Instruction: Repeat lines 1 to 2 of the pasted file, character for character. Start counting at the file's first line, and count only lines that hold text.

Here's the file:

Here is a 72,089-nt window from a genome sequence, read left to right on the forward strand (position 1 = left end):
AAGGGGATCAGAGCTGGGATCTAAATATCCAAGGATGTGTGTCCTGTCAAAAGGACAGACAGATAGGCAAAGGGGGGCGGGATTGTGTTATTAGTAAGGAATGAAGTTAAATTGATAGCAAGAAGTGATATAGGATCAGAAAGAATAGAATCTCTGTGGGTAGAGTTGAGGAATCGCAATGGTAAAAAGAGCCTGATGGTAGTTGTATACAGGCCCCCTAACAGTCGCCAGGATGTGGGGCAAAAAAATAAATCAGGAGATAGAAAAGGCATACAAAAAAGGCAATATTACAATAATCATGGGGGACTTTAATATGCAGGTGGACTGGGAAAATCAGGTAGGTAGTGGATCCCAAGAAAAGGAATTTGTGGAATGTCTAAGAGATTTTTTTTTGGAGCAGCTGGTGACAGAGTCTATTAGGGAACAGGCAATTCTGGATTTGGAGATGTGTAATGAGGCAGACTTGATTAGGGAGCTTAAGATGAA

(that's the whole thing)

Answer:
Here is a 72,089-nt window from a genome sequence, read left to right on the forward strand (position 1 = left end):
AAGGGGATCAGAGCTGGGATCTAAATATCCAAGGATGTGTGTCCTGTCAAAAGGACAGACAGATAGGCAAAGGGGGGCGGGATTGTGTTATTAGTAAGGAATGAAGTTAAATTGATAGCAAGAAGTGATATAGGATCAGAAAGAATAGAATCTCTGTGGGTAGAGTTGAGGAATCGCAATGGTAAAAAGAGCCTGATGGTAGTTGTATACAGGCCCCCTAACAGTCGCCAGGATGTGGGGCAAAAAAATAAATCAGGAGATAGAAAAGGCATACAAAAAAGGCAATATTACAATAATCATGGGGGACTTTAATATGCAGGTGGACTGGGAAAATCAGGTAGGTAGTGGATCCCAAGAAAAGGAATTTGTGGAATGTCTAAGAGATTTTTTTTTGGAGCAGCTGGTGACAGAGTCTATTAGGGAACAGGCAATTCTGGATTTGGAGATGTGTAATGAGGCAGACTTGATTAGGGAGCTTAAGATGAA